Doing My Civic Duty

Once I start writing posts about jury duty I know I’ve lost focus. It was kind of an interesting process though. About fifty of us randomly-selected residents of Boulder County watched the video about why we were there and how through the process of voir dire we might or might not be selected to sit on a jury. Afterward a clipboard-toting functionary entered our holding tank and read off the names of half of the people in the room, who followed her into the corridor. The rest of us waited another half hour or so before we too were escorted out of the waiting area and into one of the courtrooms.

We filed into the three rows reserved for those who watch the trial. The judge sat directly opposite and facing us. Facing the judge and to our right was a table at which were seated the defense attorney and the defendant; to our left sat the D.A. and someone who was never explicitly identified — presumably it was the complainant in the case. The judge informed us that this would be a misdemeanor criminal case in which the defendant was charged with “reckless endangerment,” allegedly having driving his pickup truck (with attached snowplow blade) aggressively at the complainant. We were also informed that this was a domestic dispute between the reckless driver (man) and his target (woman).

After the preliminary explanation the judge read off twelve names, mine among them. We were instructed to fill the seats in the jurors’ box, situated on the far left side of the room. Cordially the judge asked us about our brushes with the law, both as victims and as alleged perpetrators. It seemed she was interested primarily in whether we felt the system had treated us fairly, or whether our experiences had left us with persistent biases. The young guys on either side of me claimed that, as a result of their prior encounters, they felt themselves predisposed to doubt the credibility of the police. Both of these potential jurors were removed for cause and replaced with two of the remaining selectees still seated in the audience section of the courtroom. One woman had been involved in a domestic disturbance; another had been raped; both felt biased against the male defendant and for that cause were replaced. The judge went out of her way to assure the dismissed jurors that the dismissal wasn’t their fault, that maybe this just wasn’t the right trial for them, that maybe they’d have better luck next time — perhaps an overly optimistic assessment of people’s motives.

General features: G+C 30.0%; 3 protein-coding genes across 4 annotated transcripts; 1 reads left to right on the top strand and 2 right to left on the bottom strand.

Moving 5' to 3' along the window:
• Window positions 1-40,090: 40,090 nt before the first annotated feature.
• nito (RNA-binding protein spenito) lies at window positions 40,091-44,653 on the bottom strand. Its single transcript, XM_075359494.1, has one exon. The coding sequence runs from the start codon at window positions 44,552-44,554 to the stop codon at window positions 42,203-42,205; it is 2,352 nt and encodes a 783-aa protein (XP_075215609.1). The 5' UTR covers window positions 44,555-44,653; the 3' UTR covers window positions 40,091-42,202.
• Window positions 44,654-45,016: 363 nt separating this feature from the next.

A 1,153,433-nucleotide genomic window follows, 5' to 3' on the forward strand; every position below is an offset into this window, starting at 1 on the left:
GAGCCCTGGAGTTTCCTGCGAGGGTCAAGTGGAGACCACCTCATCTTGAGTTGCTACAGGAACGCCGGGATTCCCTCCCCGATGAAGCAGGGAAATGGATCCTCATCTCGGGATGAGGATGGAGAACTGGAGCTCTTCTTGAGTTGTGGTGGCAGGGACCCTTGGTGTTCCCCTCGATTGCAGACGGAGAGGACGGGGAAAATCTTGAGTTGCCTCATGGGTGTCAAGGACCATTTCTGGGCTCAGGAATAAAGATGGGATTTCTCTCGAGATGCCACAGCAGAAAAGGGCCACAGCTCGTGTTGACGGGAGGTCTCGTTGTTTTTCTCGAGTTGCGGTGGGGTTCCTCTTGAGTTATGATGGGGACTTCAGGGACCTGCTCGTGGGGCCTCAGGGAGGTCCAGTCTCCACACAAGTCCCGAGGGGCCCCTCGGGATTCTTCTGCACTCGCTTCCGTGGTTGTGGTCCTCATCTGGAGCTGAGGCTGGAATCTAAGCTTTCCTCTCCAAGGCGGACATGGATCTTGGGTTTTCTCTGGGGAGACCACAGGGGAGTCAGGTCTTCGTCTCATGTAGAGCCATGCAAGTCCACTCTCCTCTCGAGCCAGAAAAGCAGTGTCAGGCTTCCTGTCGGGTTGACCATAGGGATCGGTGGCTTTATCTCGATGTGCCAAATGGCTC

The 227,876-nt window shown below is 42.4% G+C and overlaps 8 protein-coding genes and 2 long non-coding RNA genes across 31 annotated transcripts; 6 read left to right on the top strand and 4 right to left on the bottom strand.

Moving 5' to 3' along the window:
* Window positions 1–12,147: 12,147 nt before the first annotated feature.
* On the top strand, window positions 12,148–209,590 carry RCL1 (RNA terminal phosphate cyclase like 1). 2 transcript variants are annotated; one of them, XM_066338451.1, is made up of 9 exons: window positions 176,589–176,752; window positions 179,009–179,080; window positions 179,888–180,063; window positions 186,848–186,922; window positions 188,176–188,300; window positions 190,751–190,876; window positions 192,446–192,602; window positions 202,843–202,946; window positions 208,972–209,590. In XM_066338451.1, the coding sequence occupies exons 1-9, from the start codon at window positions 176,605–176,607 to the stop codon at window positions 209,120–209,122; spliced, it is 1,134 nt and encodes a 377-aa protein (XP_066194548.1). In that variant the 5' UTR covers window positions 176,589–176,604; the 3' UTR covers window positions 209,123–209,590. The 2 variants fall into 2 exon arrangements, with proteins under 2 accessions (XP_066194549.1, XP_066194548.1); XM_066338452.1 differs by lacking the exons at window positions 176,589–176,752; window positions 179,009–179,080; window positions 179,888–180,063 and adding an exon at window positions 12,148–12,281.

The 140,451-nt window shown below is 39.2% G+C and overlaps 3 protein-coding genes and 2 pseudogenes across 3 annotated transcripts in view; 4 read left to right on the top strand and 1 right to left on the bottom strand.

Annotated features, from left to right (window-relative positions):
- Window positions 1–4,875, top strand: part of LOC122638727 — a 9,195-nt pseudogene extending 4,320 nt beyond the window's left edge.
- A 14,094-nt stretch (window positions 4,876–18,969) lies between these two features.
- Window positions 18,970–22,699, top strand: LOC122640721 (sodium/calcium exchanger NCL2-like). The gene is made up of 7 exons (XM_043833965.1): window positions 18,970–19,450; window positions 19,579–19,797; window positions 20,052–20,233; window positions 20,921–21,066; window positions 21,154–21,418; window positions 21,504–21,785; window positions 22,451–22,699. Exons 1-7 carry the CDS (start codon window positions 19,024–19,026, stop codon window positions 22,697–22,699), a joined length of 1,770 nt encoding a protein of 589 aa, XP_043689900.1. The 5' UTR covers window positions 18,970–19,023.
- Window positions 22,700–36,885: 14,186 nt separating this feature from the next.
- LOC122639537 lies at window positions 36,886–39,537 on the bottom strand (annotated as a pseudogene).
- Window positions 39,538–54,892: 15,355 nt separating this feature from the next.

Next each of us answered a series of questions about ourselves posted on the wall next to the jurors’ box. As I recall the questions were: age, how long we’d lived in the county, education and academic degrees, job, spouse’s and children’s jobs, parents’ jobs, whether we had friends or relatives who work in criminal justice, hobbies, what we read, what we listen to on the radio, what we watch on television. Afterward the two attorneys asked some of us to elaborate on some of our answers. Of particular interest was the extent of our familiarity with the justice system. One of the candidate jurors has a son who is a D.A. in Pennsylvania; the D.A. in this case wanted to know whether this man would hold him to a higher standard because of his understanding of the job requirements. Because I had a doctorate in psychology, the defense attorney wanted to know if I’d ever counseled people (yes) and whether my clients had ever been involved in domestic violence situations (they had).

At the end of the voir dire process each attorney is obliged to dismiss three potential jurors. The two attorneys consulted first with their clients, then with each other, compiling the list of six dismissals. My name was the first one called. The judge assured us rejects that we had done nothing wrong, better luck next time, and we were free to go.

I did feel disappointed to have been rejected. I’ve never sat on a jury before, and probably because of my tainted background in psychology I never will get that opportunity in the future.

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